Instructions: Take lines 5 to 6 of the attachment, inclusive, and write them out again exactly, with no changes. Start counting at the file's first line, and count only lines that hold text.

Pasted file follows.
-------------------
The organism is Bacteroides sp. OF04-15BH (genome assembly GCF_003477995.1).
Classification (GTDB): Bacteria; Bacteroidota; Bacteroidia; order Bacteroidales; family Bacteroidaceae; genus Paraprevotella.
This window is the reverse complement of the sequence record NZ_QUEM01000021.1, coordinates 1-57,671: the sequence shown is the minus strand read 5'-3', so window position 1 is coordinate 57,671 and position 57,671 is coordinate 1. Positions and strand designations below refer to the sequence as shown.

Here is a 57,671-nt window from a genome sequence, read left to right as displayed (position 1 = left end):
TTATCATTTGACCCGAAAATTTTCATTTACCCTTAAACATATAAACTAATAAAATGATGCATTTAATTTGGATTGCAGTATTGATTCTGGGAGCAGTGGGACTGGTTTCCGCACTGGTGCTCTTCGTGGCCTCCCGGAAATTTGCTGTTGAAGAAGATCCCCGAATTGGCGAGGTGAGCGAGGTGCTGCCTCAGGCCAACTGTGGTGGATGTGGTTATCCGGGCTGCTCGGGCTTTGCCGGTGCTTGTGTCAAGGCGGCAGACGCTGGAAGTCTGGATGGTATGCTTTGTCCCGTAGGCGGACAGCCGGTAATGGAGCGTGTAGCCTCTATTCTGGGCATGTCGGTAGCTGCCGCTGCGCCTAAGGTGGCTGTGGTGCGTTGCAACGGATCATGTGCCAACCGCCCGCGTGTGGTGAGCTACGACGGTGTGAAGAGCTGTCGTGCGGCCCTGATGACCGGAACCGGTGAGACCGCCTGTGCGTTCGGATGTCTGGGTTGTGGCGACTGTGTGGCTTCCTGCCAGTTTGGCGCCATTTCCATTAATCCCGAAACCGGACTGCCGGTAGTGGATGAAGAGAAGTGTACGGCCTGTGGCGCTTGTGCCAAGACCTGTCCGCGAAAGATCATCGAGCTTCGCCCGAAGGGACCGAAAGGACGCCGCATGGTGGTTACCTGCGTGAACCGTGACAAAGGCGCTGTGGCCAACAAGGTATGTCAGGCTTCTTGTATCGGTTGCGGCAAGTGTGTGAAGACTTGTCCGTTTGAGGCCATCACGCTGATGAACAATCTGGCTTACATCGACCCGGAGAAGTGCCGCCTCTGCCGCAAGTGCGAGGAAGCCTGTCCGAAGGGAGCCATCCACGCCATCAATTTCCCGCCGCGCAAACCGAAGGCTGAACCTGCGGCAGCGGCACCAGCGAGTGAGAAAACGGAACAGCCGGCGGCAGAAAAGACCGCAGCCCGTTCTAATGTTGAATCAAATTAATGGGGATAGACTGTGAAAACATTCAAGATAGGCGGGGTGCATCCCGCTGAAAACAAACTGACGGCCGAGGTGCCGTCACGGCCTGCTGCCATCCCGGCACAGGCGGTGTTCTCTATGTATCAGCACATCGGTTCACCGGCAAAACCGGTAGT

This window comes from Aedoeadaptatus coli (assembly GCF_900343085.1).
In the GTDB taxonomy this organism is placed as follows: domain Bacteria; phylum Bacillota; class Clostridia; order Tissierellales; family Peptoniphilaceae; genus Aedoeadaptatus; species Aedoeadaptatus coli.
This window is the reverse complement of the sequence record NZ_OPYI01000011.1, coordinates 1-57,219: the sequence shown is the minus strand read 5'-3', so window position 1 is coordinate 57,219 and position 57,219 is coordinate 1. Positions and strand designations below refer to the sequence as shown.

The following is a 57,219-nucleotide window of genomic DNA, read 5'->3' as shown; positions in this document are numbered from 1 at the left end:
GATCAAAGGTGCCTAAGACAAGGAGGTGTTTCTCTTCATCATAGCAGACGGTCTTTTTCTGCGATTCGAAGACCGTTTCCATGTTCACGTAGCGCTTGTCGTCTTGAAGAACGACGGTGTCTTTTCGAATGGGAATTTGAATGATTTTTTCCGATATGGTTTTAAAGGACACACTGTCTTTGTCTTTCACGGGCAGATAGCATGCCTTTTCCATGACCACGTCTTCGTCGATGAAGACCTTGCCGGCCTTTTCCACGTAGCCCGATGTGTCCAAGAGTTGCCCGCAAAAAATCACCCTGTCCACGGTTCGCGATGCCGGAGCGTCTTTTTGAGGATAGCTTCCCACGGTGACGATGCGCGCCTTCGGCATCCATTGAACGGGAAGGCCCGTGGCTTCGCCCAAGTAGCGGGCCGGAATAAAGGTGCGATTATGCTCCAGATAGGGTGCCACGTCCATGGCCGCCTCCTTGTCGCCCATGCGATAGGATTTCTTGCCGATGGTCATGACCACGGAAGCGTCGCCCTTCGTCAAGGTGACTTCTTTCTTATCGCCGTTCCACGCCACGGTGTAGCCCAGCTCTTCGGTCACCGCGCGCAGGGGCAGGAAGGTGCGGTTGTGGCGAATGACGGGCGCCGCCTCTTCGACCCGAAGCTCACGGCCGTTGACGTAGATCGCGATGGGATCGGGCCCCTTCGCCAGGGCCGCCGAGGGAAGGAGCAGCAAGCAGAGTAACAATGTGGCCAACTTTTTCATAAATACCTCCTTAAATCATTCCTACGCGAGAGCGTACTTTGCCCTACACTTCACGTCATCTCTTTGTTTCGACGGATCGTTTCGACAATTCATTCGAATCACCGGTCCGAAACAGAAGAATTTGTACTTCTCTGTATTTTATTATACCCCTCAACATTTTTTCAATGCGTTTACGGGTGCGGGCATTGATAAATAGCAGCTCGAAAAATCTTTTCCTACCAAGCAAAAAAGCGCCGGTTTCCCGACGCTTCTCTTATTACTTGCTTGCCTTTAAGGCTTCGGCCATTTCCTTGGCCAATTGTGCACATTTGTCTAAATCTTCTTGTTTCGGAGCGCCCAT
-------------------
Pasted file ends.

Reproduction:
TTATCATTTGACCCGAAAATTTTCATTTACCCTTAAACATATAAACTAATAAAATGATGCATTTAATTTGGATTGCAGTATTGATTCTGGGAGCAGTGGGACTGGTTTCCGCACTGGTGCTCTTCGTGGCCTCCCGGAAATTTGCTGTTGAAGAAGATCCCCGAATTGGCGAGGTGAGCGAGGTGCTGCCTCAGGCCAACTGTGGTGGATGTGGTTATCCGGGCTGCTCGGGCTTTGCCGGTGCTTGTGTCAAGGCGGCAGACGCTGGAAGTCTGGATGGTATGCTTTGTCCCGTAGGCGGACAGCCGGTAATGGAGCGTGTAGCCTCTATTCTGGGCATGTCGGTAGCTGCCGCTGCGCCTAAGGTGGCTGTGGTGCGTTGCAACGGATCATGTGCCAACCGCCCGCGTGTGGTGAGCTACGACGGTGTGAAGAGCTGTCGTGCGGCCCTGATGACCGGAACCGGTGAGACCGCCTGTGCGTTCGGATGTCTGGGTTGTGGCGACTGTGTGGCTTCCTGCCAGTTTGGCGCCATTTCCATTAATCCCGAAACCGGACTGCCGGTAGTGGATGAAGAGAAGTGTACGGCCTGTGGCGCTTGTGCCAAGACCTGTCCGCGAAAGATCATCGAGCTTCGCCCGAAGGGACCGAAAGGACGCCGCATGGTGGTTACCTGCGTGAACCGTGACAAAGGCGCTGTGGCCAACAAGGTATGTCAGGCTTCTTGTATCGGTTGCGGCAAGTGTGTGAAGACTTGTCCGTTTGAGGCCATCACGCTGATGAACAATCTGGCTTACATCGACCCGGAGAAGTGCCGCCTCTGCCGCAAGTGCGAGGAAGCCTGTCCGAAGGGAGCCATCCACGCCATCAATTTCCCGCCGCGCAAACCGAAGGCTGAACCTGCGGCAGCGGCACCAGCGAGTGAGAAAACGGAACAGCCGGCGGCAGAAAAGACCGCAGCCCGTTCTAATGTTGAATCAAATTAATGGGGATAGACTGTGAAAACATTCAAGATAGGCGGGGTGCATCCCGCTGAAAACAAACTGACGGCCGAGGTGCCGTCACGGCCTGCTGCCATCCCGGCACAGGCGGTGTTCTCTATGTATCAGCACATCGGTTCACCGGCAAAACCGGTAGT

This window comes from Aedoeadaptatus coli (assembly GCF_900343085.1).